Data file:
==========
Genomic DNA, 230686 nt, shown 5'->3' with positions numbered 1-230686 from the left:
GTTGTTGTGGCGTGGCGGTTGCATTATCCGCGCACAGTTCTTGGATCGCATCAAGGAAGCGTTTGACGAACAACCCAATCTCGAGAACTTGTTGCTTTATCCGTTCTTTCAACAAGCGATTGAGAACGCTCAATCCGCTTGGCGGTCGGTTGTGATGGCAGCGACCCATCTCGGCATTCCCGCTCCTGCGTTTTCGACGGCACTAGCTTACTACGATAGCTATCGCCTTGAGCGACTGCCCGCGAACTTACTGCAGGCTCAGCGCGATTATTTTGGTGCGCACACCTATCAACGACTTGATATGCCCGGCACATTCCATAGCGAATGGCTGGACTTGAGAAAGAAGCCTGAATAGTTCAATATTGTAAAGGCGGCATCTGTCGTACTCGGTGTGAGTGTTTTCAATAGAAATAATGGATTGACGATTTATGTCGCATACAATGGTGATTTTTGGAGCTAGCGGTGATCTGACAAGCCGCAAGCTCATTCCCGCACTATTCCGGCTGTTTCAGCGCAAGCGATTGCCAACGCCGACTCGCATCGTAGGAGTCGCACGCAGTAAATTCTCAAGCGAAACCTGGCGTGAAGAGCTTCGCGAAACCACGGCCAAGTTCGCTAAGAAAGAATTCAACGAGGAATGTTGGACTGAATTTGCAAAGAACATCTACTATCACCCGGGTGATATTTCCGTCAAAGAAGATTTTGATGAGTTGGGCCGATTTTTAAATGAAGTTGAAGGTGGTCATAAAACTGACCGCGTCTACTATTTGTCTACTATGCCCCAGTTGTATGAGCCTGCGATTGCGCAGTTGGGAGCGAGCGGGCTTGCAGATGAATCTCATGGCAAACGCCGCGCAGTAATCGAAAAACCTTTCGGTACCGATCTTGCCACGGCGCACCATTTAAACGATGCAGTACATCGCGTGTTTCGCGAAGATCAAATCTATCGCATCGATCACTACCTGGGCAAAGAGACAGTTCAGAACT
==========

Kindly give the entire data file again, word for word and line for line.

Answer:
Genomic DNA, 230686 nt, shown 5'->3' with positions numbered 1-230686 from the left:
GTTGTTGTGGCGTGGCGGTTGCATTATCCGCGCACAGTTCTTGGATCGCATCAAGGAAGCGTTTGACGAACAACCCAATCTCGAGAACTTGTTGCTTTATCCGTTCTTTCAACAAGCGATTGAGAACGCTCAATCCGCTTGGCGGTCGGTTGTGATGGCAGCGACCCATCTCGGCATTCCCGCTCCTGCGTTTTCGACGGCACTAGCTTACTACGATAGCTATCGCCTTGAGCGACTGCCCGCGAACTTACTGCAGGCTCAGCGCGATTATTTTGGTGCGCACACCTATCAACGACTTGATATGCCCGGCACATTCCATAGCGAATGGCTGGACTTGAGAAAGAAGCCTGAATAGTTCAATATTGTAAAGGCGGCATCTGTCGTACTCGGTGTGAGTGTTTTCAATAGAAATAATGGATTGACGATTTATGTCGCATACAATGGTGATTTTTGGAGCTAGCGGTGATCTGACAAGCCGCAAGCTCATTCCCGCACTATTCCGGCTGTTTCAGCGCAAGCGATTGCCAACGCCGACTCGCATCGTAGGAGTCGCACGCAGTAAATTCTCAAGCGAAACCTGGCGTGAAGAGCTTCGCGAAACCACGGCCAAGTTCGCTAAGAAAGAATTCAACGAGGAATGTTGGACTGAATTTGCAAAGAACATCTACTATCACCCGGGTGATATTTCCGTCAAAGAAGATTTTGATGAGTTGGGCCGATTTTTAAATGAAGTTGAAGGTGGTCATAAAACTGACCGCGTCTACTATTTGTCTACTATGCCCCAGTTGTATGAGCCTGCGATTGCGCAGTTGGGAGCGAGCGGGCTTGCAGATGAATCTCATGGCAAACGCCGCGCAGTAATCGAAAAACCTTTCGGTACCGATCTTGCCACGGCGCACCATTTAAACGATGCAGTACATCGCGTGTTTCGCGAAGATCAAATCTATCGCATCGATCACTACCTGGGCAAAGAGACAGTTCAGAACT